The Honda QA50 K0 Minibike was released as a 1970 model and sold as varying successor models until 1975. It was a fascinating dabble into a very niche market by Honda – the off-road minibike market for children. As well as their fathers, mothers, siblings, uncles, aunties, grandparents, and anyone else who might like the idea of throwing a leg over an exceedingly lightweight, low powered little motorcycle for some fun in the dirt.
Minibikes and Monkey Bikes
The real success of Hondas minibikes almost certainly lay in their approachability.
They started out as small and gently powered motorcycles with a semi-automatic transmission, a seat large enough for both children and adults, a frame that could handle the weight (most of the time) and gearing that ensured that you couldn’t go fast enough to kill yourself. Although that didn’t stop entire generations of young people from trying.
The most famous Honda minibikes were doubtless the Z50 series, also known as “monkey bikes“. They had started out as little fairground amusement rides for children but their wild popularity with both kids and their parents led Honda to the realisation that they were onto something.
Much like the British Welbike of the Second World War, the Japanese minibikes made use of a small air-cooled engine, no suspension, small tires, minimal brakes, and a very low kerb weight. The price tag was also small, making most Honda minibikes affordable to blue collar Mums and Dads, as well as kids too if they worked summer jobs and saved diligently.
The Honda QA50 K0 Minibike
The Honda QA50 K0 Minibike is one of the rarer examples of early Honda minibikes. They were only produced between ’70 and ’72 before being replaced by a similar model in ’73.
The recipe behind the QA50 K0 was relatively simple, a 50cc air-cooled, OHV four-stroke engine producing 1.8 hp at 5,000 rpmis fitted to a tubular steel frame with limited front suspension and a no rear suspension other than that found in the tire wall.
A two speed transmission operates via an automatic clutch, there are drum brakes front and rear, chunky plastic fenders, an amply cushioned seat, and a small fuel tank that offers up to 100 miles of range depending on rider weight.
Due to the hard lives they often led, with children riding them like miniature Evel Knievels and their parents having a go too, many suffered bent or broken frames, irreparable engine damage, terminal rust, or years of neglect. Surviving examples are not very collectible, particularly if they’re in original and well-preserved condition.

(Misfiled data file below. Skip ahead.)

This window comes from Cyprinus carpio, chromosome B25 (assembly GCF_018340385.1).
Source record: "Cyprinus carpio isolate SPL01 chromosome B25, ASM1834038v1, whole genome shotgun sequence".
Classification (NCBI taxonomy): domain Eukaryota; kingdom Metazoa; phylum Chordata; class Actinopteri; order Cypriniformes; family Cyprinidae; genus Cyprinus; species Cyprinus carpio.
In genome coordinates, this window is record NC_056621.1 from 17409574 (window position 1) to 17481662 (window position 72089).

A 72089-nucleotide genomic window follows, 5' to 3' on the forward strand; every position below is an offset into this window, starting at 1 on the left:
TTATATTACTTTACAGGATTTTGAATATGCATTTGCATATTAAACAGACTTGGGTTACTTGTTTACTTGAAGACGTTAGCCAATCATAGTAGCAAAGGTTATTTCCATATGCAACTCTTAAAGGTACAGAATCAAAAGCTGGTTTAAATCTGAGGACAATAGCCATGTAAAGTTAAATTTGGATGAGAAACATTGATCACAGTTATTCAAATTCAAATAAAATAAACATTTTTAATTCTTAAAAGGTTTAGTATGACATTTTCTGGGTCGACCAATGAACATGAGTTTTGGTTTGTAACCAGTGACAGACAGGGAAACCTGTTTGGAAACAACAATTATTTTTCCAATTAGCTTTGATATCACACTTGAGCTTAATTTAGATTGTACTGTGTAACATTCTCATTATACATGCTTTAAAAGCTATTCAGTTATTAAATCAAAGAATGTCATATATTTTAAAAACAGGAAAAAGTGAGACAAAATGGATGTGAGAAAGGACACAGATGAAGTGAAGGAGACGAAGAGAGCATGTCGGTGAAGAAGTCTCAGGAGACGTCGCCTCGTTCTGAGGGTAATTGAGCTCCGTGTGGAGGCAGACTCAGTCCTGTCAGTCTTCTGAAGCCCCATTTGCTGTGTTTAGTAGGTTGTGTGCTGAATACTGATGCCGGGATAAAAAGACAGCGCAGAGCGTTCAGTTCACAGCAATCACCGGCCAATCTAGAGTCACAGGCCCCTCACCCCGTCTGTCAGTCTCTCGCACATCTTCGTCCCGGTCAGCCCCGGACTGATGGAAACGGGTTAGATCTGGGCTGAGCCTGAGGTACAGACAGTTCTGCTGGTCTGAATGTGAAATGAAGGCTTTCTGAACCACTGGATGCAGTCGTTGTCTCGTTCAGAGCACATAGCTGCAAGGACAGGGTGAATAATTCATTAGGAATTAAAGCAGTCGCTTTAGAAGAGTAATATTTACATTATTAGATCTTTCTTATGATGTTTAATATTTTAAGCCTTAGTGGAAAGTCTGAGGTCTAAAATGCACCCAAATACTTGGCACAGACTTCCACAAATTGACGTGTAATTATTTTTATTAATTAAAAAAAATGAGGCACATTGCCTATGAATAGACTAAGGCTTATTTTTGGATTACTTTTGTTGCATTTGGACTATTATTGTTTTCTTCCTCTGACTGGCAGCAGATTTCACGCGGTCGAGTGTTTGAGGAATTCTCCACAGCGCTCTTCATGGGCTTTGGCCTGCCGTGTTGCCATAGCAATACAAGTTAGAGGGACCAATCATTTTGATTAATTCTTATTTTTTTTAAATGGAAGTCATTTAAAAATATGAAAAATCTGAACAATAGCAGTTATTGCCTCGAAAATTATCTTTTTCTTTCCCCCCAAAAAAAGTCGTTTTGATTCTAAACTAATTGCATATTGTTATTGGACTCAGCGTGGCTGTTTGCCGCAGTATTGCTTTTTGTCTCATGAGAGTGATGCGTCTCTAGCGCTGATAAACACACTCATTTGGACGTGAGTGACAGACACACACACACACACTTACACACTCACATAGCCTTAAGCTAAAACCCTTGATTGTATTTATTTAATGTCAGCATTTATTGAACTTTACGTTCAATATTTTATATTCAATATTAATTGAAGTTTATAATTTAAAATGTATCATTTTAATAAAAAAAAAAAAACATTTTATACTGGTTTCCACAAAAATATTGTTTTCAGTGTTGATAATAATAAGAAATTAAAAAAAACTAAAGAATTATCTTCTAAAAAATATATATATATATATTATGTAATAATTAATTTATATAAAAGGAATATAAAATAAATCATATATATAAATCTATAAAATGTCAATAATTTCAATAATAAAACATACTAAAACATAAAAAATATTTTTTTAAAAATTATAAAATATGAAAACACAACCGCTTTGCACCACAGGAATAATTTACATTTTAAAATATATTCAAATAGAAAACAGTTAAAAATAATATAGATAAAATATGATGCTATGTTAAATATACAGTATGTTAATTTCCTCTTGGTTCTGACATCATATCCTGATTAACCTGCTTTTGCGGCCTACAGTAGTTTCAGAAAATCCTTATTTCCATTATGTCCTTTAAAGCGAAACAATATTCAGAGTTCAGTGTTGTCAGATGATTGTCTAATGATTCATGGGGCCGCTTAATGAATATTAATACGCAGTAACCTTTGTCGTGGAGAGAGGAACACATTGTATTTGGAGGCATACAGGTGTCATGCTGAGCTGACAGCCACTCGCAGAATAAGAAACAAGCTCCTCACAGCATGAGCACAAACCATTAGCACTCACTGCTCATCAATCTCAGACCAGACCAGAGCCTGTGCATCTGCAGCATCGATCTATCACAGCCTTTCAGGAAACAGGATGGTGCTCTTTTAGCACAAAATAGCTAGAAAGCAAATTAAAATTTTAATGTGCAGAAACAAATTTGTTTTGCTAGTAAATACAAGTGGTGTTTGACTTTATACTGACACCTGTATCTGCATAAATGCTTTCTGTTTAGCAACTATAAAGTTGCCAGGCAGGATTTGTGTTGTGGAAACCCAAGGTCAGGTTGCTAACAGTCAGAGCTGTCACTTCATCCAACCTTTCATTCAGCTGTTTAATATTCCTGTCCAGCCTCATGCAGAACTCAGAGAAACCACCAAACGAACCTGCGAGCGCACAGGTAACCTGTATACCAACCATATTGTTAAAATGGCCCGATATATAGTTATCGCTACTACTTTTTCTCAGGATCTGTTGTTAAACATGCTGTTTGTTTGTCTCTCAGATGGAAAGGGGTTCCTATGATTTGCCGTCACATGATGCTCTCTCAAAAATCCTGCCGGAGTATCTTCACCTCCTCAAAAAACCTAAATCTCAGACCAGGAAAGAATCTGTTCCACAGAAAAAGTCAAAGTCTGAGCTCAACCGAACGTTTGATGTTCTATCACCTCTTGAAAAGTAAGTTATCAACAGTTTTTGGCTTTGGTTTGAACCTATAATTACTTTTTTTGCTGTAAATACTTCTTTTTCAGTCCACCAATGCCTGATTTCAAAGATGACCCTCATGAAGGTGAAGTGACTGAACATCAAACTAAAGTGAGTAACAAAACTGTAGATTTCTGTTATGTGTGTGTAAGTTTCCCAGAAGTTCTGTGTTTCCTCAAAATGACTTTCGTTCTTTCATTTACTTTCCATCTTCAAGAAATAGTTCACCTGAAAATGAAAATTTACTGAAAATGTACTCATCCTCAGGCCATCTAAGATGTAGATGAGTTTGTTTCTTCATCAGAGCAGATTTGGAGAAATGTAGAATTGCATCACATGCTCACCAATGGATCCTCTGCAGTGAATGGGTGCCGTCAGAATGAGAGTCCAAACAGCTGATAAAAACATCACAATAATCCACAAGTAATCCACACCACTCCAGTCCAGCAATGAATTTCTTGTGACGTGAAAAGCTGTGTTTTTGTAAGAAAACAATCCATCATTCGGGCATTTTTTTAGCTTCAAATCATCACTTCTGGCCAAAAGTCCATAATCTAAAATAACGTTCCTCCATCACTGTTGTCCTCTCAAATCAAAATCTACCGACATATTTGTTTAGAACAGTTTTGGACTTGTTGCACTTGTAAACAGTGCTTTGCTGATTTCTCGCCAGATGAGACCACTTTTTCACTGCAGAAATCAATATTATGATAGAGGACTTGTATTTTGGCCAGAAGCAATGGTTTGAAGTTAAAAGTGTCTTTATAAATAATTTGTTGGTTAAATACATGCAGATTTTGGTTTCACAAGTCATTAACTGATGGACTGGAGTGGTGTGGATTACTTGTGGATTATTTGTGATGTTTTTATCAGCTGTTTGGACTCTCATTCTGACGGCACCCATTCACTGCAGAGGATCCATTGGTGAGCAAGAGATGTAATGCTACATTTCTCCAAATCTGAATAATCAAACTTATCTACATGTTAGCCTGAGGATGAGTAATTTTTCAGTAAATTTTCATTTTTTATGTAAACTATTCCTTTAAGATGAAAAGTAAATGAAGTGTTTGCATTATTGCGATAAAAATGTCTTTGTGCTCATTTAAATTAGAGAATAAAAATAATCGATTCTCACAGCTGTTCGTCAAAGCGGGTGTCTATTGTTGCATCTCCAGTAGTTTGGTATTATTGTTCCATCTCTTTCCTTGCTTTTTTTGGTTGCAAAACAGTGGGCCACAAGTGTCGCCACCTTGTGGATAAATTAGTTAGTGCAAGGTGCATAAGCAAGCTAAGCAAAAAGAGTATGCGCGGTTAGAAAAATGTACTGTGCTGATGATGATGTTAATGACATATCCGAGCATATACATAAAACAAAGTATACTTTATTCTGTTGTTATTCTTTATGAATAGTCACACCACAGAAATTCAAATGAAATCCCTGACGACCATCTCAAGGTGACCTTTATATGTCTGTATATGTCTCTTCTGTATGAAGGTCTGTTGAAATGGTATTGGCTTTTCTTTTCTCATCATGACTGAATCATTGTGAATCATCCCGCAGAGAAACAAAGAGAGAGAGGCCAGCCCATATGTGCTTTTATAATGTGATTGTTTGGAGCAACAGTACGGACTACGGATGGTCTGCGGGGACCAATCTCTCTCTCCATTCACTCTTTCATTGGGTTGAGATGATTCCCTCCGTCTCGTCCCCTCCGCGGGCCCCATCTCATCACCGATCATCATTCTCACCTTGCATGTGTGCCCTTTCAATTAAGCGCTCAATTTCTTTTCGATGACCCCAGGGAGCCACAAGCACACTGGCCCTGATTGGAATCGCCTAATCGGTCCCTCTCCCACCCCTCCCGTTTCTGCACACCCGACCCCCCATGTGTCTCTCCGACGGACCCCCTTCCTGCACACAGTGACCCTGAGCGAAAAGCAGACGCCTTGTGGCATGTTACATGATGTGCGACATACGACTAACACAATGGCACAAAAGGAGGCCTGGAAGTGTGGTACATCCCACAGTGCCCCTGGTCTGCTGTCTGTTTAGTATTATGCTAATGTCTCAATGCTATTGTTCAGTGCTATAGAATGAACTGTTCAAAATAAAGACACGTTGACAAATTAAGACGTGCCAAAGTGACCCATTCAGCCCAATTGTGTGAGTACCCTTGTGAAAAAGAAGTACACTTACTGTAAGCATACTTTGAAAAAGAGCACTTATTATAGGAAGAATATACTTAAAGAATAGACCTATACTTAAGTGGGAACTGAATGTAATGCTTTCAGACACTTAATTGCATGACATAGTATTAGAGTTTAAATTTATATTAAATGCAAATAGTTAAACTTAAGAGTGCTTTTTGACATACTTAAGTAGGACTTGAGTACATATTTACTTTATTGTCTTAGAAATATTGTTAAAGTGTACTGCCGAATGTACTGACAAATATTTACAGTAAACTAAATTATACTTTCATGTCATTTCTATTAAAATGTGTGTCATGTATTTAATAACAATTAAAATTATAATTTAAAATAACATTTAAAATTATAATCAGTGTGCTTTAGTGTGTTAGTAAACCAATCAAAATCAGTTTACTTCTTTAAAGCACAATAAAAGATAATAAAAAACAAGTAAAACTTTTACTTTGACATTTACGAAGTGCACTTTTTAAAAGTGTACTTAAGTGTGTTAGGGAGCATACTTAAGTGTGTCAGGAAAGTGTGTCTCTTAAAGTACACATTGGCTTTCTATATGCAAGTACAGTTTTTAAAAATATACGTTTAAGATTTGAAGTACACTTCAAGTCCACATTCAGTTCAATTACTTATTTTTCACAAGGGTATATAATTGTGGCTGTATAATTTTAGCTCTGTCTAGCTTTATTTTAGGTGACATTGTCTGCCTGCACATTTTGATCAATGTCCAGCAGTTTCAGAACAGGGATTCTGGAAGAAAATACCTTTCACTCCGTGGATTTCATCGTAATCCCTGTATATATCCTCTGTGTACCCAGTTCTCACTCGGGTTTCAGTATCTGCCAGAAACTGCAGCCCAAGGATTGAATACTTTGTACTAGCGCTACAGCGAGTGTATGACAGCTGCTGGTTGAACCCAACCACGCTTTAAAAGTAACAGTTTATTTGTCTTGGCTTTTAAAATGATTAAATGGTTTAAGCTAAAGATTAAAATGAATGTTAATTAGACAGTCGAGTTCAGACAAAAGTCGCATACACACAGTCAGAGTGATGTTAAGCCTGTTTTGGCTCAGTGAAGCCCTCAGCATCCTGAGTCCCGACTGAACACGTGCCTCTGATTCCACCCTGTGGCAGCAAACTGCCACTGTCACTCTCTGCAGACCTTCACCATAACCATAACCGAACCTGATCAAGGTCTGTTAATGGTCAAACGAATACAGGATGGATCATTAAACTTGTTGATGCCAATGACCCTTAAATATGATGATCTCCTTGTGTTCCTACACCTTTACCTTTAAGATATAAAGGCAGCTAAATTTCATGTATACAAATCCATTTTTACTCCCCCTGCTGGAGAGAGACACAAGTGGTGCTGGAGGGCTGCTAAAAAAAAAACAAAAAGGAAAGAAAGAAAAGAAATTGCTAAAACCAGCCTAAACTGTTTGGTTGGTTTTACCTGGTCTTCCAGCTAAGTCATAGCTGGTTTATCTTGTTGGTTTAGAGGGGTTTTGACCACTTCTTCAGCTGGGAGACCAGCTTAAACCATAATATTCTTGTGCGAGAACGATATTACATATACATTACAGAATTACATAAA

The QA50 K0 you see here was bought by a young man after a summer of cutting lawns in 1969. He had managed to save up $199 USD and made his way into Bill Parmelee Cycles in Fairfield, Connecticut. He bought a shiny new Gypsy Yellow QA50 off the showroom floor and rode it home…. Despite the fact it wasn’t road legal.
This young man rode the bike enthusiastically, he would wind up keeping it for his whole life, recently having it restored back to showroom original condition – including the Gypsy Yellow paintwork. The bike now features NOS brakes, cables, a new chain, a new coil, new upholstery with proper Honda stencils, as well as grips and peg rubbers. It’s also fitted with NOS tubes and wheel bearings, new tires, and it comes with the original owner’s manual and spark plug wrench.
It’s now due to come up for sale with Mecum in mid-August at Monterey. If you’d like to read more about it or register to bid you can click here to view the listing.
Images courtesy of Mecum
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Silodrome was founded by Ben back in 2010, in the years since the site has grown to become a world leader in the alternative and vintage motoring sector, with millions of readers around the world and many hundreds of thousands of followers on social media.